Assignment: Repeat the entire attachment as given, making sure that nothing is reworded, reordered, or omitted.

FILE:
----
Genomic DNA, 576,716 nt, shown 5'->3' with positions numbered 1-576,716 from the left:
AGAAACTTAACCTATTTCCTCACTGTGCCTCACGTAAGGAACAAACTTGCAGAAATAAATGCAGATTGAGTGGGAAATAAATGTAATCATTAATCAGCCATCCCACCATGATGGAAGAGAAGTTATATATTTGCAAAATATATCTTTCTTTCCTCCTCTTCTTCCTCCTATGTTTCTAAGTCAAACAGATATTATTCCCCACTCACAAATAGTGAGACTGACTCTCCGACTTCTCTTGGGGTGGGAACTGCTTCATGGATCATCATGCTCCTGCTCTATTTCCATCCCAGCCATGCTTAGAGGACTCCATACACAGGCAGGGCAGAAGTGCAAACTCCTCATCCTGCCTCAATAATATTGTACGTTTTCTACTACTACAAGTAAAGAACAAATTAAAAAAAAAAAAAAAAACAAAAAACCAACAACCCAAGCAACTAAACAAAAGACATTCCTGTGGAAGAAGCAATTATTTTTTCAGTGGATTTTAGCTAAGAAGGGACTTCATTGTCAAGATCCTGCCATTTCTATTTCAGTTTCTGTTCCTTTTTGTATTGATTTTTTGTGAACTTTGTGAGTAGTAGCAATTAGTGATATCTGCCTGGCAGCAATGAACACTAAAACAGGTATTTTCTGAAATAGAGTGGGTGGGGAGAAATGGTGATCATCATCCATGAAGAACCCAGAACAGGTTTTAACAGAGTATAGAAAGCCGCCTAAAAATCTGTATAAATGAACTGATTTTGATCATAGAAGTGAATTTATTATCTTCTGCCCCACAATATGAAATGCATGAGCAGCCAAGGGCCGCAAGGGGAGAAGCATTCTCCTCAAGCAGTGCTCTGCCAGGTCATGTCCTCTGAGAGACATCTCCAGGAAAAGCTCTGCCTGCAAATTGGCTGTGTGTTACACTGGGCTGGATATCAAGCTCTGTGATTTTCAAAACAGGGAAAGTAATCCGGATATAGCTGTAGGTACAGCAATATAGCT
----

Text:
Genomic DNA, 576,716 nt, shown 5'->3' with positions numbered 1-576,716 from the left:
AGAAACTTAACCTATTTCCTCACTGTGCCTCACGTAAGGAACAAACTTGCAGAAATAAATGCAGATTGAGTGGGAAATAAATGTAATCATTAATCAGCCATCCCACCATGATGGAAGAGAAGTTATATATTTGCAAAATATATCTTTCTTTCCTCCTCTTCTTCCTCCTATGTTTCTAAGTCAAACAGATATTATTCCCCACTCACAAATAGTGAGACTGACTCTCCGACTTCTCTTGGGGTGGGAACTGCTTCATGGATCATCATGCTCCTGCTCTATTTCCATCCCAGCCATGCTTAGAGGACTCCATACACAGGCAGGGCAGAAGTGCAAACTCCTCATCCTGCCTCAATAATATTGTACGTTTTCTACTACTACAAGTAAAGAACAAATTAAAAAAAAAAAAAAAAACAAAAAACCAACAACCCAAGCAACTAAACAAAAGACATTCCTGTGGAAGAAGCAATTATTTTTTCAGTGGATTTTAGCTAAGAAGGGACTTCATTGTCAAGATCCTGCCATTTCTATTTCAGTTTCTGTTCCTTTTTGTATTGATTTTTTGTGAACTTTGTGAGTAGTAGCAATTAGTGATATCTGCCTGGCAGCAATGAACACTAAAACAGGTATTTTCTGAAATAGAGTGGGTGGGGAGAAATGGTGATCATCATCCATGAAGAACCCAGAACAGGTTTTAACAGAGTATAGAAAGCCGCCTAAAAATCTGTATAAATGAACTGATTTTGATCATAGAAGTGAATTTATTATCTTCTGCCCCACAATATGAAATGCATGAGCAGCCAAGGGCCGCAAGGGGAGAAGCATTCTCCTCAAGCAGTGCTCTGCCAGGTCATGTCCTCTGAGAGACATCTCCAGGAAAAGCTCTGCCTGCAAATTGGCTGTGTGTTACACTGGGCTGGATATCAAGCTCTGTGATTTTCAAAACAGGGAAAGTAATCCGGATATAGCTGTAGGTACAGCAATATAGCT